The European Central Bank (ECB) eased policy further on Thursday to boost the region’s economy and fight low inflation, but the action fell short of expectations, prompting a selloff on global stock markets.
The ECB pushed its deposit rate deeper into negative territory as it cut the rate to minus 0.3 percent from minus 0.2 percent, effectively charging banks more to store excess reserves.
The central bank also extended the duration of its bond-buying program by six months.
The ECB will start buying municipal debt but keep its overall asset purchases unchanged, potentially lowering its government bond buys as the new instrument crowds out other assets, Reuters noted.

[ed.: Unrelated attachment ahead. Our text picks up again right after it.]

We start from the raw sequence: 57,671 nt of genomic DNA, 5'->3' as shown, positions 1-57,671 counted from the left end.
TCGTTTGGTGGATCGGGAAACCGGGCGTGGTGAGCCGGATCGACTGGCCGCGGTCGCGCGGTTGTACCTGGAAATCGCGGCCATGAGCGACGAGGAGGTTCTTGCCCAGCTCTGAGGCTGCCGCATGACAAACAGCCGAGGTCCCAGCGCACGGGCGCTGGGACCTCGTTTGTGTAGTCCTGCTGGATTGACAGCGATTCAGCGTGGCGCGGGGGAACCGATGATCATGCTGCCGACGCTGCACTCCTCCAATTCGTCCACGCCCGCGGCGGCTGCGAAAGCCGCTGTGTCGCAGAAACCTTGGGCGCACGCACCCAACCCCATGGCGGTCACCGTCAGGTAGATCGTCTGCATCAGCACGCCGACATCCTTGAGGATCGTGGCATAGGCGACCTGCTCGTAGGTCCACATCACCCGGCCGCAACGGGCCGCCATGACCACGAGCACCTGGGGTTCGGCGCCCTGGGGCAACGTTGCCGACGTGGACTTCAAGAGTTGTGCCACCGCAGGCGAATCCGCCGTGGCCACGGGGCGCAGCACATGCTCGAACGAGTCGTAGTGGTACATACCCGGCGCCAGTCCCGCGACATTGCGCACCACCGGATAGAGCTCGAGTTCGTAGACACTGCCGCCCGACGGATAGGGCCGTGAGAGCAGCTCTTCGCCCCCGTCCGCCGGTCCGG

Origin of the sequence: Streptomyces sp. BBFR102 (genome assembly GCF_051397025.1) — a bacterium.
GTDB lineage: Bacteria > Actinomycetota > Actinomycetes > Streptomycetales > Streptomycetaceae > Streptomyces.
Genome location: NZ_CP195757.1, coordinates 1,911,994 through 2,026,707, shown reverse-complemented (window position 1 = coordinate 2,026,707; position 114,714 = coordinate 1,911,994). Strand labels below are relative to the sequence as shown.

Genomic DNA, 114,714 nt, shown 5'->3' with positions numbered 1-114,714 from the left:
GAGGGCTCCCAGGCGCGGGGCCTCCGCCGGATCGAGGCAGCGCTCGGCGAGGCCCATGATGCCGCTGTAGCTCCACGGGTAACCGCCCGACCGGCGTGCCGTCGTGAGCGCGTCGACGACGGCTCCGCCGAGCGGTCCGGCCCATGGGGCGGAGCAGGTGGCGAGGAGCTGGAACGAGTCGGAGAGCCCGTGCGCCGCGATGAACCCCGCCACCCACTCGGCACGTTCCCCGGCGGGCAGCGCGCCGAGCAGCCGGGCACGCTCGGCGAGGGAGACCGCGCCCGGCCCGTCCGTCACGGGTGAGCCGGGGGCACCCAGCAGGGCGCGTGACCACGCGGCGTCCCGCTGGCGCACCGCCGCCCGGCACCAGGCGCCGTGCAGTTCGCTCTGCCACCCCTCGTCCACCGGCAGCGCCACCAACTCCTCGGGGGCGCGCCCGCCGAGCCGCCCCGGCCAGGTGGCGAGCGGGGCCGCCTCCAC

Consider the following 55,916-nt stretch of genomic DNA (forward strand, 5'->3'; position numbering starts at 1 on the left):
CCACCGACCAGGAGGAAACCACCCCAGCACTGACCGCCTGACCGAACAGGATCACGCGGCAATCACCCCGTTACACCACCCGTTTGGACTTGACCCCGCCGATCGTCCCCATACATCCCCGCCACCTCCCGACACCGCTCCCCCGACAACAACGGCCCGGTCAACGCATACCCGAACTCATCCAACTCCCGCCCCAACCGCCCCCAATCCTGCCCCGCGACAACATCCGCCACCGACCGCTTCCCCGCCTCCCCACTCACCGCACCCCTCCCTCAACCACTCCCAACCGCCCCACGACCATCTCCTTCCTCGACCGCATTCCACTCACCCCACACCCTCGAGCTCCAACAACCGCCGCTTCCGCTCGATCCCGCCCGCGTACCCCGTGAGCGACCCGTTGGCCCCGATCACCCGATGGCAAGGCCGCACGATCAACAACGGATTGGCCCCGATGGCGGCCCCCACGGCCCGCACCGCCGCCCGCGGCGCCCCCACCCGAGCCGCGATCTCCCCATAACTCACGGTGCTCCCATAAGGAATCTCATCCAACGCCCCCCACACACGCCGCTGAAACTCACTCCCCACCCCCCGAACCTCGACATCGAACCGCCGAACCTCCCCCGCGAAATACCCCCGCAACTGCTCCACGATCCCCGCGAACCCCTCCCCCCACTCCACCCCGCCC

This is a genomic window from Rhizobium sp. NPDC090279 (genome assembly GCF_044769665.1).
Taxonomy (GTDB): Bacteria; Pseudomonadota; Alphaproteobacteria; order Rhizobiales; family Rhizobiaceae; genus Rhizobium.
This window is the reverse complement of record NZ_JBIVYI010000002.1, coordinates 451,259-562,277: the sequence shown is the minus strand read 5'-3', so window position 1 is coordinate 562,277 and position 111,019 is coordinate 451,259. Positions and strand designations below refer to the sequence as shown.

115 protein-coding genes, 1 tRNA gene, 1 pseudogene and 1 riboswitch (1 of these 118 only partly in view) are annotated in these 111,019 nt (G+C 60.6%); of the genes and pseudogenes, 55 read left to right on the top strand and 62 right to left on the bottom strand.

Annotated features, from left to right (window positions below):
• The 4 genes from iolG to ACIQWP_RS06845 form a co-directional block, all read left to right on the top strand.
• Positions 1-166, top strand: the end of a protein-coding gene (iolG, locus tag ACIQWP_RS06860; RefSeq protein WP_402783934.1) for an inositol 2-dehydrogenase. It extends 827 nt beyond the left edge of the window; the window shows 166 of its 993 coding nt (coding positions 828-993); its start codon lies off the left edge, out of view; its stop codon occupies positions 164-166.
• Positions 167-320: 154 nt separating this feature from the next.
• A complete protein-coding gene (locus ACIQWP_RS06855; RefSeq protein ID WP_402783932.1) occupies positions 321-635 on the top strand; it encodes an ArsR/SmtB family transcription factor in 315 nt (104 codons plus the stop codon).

Investors were disappointed with the measures as they had been expecting more aggressive action.
Markets had anticipated a 25 percent increase in monthly asset purchases and a stronger cut in the deposit rate.
Following the announcement, stock markets in Europe and US took a battering, while the euro jumped as much as 3.1 percent against the dollar and bond yields surged.
The Stoxx Europe 600 index ended 3.1 percent lower on Thursday, its biggest one-day fall since Aug. 24. Meanwhile, government bond prices also fell sharply.
On Wall Street, the Dow Jones industrial average slumped 1.42 percent to 17,477.67 points, while the S&P 500 index shed 1.44 percent — its biggest one-day fall since Sept. 28 — to 2,049.62.
ECB President Mario Draghi defended the bank’s moves, saying the markets will take time to understand the latest measures.
“I think these measures need time to be fully appreciated and we’ll see,” he told a news conference. “Our asset purchase program is flexible, it can always be adjusted.”
“There is confidence, but no complacency.”
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